Reflections on using Web 2.0 for Instructional Design

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Image Rights: Pixabay

Web 1.0

When I started my efforts in web design I was working with Web 1.0. We had content that we uploaded via an FTP to a static web page. The process was tedious and the outcome could be a bit unpredictable, but it was something that you made from scratch. I am still a fan of the fully customizable nature of the Web 1.0 world.

Web 2.0 Tools

With the dawn of the web 2.0 cloud-based design technologies, we might have lost a bit of that hands-on approach to design. However, I still embrace this new world of design and see a number of good things coming from it.

We are not all Designers

The thing I like the most about Web 2.0 is that it makes all of our content look relatively good. In the web 1.0 days, it was not uncommon to see a pink page with white letters. Or a forest-green background with dark grey letters. My point is that you can’t read text when it is displayed in this way but in Web 1.0 those poor decisions are all too easy to make. I realize that if you try you can still produce these outcomes with our new Web 2.0 design tools, but there is a default setting on most platforms that already looks clean and sleek so there is not much motivation to go in an tweak the options.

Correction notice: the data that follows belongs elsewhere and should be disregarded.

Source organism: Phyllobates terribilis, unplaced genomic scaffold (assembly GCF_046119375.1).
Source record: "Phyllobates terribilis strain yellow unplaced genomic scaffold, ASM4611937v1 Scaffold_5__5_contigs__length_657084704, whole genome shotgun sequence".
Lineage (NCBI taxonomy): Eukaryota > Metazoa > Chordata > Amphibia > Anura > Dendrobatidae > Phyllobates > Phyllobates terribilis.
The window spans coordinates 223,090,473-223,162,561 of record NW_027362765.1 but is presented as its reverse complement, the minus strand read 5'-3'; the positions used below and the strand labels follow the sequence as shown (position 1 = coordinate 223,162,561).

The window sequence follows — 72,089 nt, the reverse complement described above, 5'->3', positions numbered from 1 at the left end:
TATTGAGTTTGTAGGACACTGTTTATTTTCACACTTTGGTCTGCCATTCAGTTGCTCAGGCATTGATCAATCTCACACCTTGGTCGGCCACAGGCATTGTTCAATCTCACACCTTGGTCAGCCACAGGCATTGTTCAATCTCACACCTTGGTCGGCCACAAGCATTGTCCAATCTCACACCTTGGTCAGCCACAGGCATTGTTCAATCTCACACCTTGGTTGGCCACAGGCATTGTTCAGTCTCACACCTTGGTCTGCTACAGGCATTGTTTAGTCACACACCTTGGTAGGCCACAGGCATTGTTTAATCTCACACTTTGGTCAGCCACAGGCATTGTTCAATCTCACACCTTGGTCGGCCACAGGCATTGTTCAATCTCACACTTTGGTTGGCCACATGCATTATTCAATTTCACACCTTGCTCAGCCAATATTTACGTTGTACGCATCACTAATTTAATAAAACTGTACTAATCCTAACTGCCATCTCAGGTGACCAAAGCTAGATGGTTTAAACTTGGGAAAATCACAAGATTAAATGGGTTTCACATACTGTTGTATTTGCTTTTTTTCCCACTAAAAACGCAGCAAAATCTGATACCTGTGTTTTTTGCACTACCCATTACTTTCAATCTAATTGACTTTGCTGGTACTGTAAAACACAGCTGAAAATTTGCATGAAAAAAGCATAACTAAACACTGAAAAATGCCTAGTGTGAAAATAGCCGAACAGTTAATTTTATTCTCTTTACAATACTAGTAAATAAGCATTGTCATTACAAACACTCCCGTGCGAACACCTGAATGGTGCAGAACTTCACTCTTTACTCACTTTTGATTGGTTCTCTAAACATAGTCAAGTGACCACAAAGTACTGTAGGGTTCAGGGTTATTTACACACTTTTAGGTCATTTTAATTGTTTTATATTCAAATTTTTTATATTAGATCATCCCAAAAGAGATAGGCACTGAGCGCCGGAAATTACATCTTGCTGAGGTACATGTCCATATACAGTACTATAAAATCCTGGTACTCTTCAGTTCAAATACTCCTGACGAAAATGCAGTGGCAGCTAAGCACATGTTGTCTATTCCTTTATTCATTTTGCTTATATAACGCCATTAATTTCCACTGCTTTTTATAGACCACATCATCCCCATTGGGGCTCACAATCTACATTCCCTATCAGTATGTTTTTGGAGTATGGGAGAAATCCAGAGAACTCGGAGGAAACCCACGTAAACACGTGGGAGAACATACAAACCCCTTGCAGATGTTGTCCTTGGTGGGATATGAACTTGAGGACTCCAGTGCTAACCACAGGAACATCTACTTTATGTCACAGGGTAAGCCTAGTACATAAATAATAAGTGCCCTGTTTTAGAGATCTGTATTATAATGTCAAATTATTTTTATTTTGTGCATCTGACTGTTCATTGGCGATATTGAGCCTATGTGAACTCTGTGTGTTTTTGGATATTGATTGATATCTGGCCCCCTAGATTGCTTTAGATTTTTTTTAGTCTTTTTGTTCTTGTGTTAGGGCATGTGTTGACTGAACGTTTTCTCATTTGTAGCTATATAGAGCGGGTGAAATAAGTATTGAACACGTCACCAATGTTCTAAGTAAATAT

Power to the People

Web 2.0 has literally opened the floodgates and allowed nearly anyone who is interested to create content for the web. This obviously created a number of problems with validity and security. However, it also liberates the masses and allows for the unheard voices of the world to have a space to share their perspective.

My Favorite Web 2.0

At this point in time, as a Learning and Development Specialist who prefers to work in eLearning design; I would have to say that the new Articulate 360 suite is my favorite bit of cloud-based authoring software.

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Specifically, Articulate Rise touted for effortless responsive authoring. With Rise, a designer quickly ends up with a learning artifact that is both user-friendly and has a modern feel. If a designer wanted to create a similar artifact with traditional on-premise software it would take hours and hours of painful labor.
Rise does have its limitations, but for rapid development, I am willing to work within those confines as a trade-off for the ease of development and spectacular outcomes.

 

Author

bluedavesmall David Kolmer is a Learning and Development Specialist who focuses on curriculum development and eLearning authoring.

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